Part I: Spiritual Faith
The first third of Season Seven concludes with four very different episodes about the same idea: faith. These are: Treachery, Faith, and the Great River; Once More Unto the Breach; The Siege of AR-558; Covenant.
These depict religious faith (Treachery… and Covenant), and political or mythic faith (Once More... and Siege…).
In Treachery, Nog teaches Obrien about the Ferengi belief that the Universe is a fluid, material continuum that will bring goods and profit to those who want it, creating equilibrium. Despite Obrien’s skepticism, this actually works just as Nog says it will, bringing them needed engineering parts. It works because the belief inspires and spurs Nog to act as if it works. From an outsider (nonbeliever) perspective, this is how faith works. Faith creates a cognitive framework that directs decisions and actions toward a desired outcome. That doesn’t mean you always get what you pray for. A believer can also understand this is how faith works cognitively, while also believing in the mystery and power of faith.
In the same episode, Weyoun Six explains to Odo his unswerving faith in the Founders, the Vortas’ gods. Odo rejects this because the Vorta have been genetically engineered to be faithful to the Founders. To Weyoun this makes no difference. And why should it? The Vorta were basically squirrels, transformed into a powerful sentient race by the Founders. From the Vortas’ perspective, if that is not the work of a god, what is? They may have some wires in their big brains that make them loyal, but that has to seem secondary to the fact that they have big brains at all. The Vorta could argue that this wiring is no different than the hypothetical “God gene” which predisposes Humans to belief in a deity.
In the end, as Weyoun Six is dying, he asks Odo to bless him, and Odo reluctantly does. By having him do so, the writers are endorsing the legitimacy of Weyoun’s faith. The episode actually challenges Odo’s skepticism more than it challenges the Vorta’s religion.
There is a parallel story of faith in Covenant. A Bajoran vedek tries to convince Kira that the Pah-wraiths are the true gods, not the Prophets. She challenges him with arguments that he has been seduced by evil entities (I wonder if she would call them devils or demons, since she considers the Prophets not aliens but gods), and the scheming Dukat. The vedek does not accept this, even after mounting evidence that Dukat is a fraud. In the end, like Weyoun Six, he kills himself. Kira is not sure if he did so because of his faith in the Pah-wraiths, or because he felt betrayed by his faith in them. What she does say for certain is that Dukat truly believes he is the emissary to the Pah-wraiths, and he is doing their bidding. She says his faith makes him more dangerous than before. But neither Kira, nor the episode, takes the black-and-white view that faith enables ignorance and violence. The episode suggests that faith is a powerful force in the soul, which can be put to enormous good, or perverted by evil people for their own ends.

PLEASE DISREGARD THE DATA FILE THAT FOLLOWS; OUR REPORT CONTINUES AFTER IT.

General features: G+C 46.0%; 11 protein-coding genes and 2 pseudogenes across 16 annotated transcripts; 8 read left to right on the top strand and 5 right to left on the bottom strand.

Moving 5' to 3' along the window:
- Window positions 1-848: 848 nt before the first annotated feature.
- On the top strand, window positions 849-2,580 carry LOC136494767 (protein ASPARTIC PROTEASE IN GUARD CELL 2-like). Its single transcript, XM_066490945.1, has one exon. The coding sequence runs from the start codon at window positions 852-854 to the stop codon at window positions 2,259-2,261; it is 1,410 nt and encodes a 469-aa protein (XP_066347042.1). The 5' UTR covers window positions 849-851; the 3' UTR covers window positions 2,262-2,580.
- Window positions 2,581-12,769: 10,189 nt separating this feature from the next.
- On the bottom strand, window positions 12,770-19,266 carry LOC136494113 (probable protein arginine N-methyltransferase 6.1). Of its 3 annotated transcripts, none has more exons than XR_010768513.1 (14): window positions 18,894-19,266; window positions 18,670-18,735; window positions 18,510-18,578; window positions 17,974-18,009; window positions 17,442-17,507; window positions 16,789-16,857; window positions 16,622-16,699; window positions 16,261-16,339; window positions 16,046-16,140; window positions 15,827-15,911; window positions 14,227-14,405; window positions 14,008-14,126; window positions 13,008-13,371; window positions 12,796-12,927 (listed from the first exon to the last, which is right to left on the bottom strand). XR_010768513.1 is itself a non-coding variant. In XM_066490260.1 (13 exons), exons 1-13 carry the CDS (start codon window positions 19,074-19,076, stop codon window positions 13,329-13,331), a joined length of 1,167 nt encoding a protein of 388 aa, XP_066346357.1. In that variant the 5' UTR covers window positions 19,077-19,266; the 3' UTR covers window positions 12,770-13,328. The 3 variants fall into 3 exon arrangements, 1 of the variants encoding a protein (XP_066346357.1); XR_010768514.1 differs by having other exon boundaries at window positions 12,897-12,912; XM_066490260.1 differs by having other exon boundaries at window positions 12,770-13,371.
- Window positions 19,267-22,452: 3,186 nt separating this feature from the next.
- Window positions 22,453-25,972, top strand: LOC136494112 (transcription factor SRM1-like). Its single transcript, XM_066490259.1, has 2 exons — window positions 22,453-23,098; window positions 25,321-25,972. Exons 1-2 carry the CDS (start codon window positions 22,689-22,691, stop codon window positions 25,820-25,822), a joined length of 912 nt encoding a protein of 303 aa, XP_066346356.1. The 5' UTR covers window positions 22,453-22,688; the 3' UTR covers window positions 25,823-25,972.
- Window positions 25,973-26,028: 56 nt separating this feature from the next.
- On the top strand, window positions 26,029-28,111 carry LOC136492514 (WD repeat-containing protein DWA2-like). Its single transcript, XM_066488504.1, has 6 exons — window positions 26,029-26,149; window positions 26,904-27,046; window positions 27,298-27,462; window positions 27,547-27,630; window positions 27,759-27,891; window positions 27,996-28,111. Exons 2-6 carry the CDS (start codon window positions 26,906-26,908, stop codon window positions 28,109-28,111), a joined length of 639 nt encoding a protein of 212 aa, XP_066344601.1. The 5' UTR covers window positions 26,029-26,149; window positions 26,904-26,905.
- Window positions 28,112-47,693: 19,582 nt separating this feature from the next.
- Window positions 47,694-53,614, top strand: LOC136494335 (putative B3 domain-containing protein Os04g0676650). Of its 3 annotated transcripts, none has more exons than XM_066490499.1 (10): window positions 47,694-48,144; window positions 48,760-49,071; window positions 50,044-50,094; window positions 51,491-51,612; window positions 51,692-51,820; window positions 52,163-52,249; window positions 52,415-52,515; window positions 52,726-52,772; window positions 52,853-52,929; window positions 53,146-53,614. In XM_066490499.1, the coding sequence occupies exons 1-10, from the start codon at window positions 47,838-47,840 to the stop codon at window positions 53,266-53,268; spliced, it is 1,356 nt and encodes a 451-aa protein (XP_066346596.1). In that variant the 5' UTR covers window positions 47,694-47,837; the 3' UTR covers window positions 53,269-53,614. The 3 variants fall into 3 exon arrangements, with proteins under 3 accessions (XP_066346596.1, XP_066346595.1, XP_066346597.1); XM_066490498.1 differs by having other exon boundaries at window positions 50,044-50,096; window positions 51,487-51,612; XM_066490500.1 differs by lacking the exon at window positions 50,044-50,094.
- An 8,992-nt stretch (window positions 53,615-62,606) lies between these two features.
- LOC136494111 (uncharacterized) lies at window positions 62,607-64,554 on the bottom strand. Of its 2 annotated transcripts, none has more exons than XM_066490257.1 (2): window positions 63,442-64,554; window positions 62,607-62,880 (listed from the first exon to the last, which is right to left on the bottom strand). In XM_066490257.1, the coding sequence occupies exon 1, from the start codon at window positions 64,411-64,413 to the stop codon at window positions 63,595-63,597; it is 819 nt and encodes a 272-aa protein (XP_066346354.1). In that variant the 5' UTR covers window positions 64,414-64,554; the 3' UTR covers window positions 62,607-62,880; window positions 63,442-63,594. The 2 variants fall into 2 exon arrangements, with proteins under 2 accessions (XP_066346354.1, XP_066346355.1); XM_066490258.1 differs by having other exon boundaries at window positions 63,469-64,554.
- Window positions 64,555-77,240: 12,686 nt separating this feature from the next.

Whether it is Nog’s faith, or Weyoun’s, or the vedek’s, or Kira’s, these two episodes respect the power of their belief. They take it seriously. None of these episodes blatantly criticize faith in general (the way some TOS and TNG episodes do). To do so is not possible on DS9 because too many of our heroes are faithful and present an unapologetic view of believers. The writers seem to have decided that by designing the show this way, which reflects the role of religion in our modern world, they are able to explore how faith interacts with people’s lives, government, war, terrorism and politics.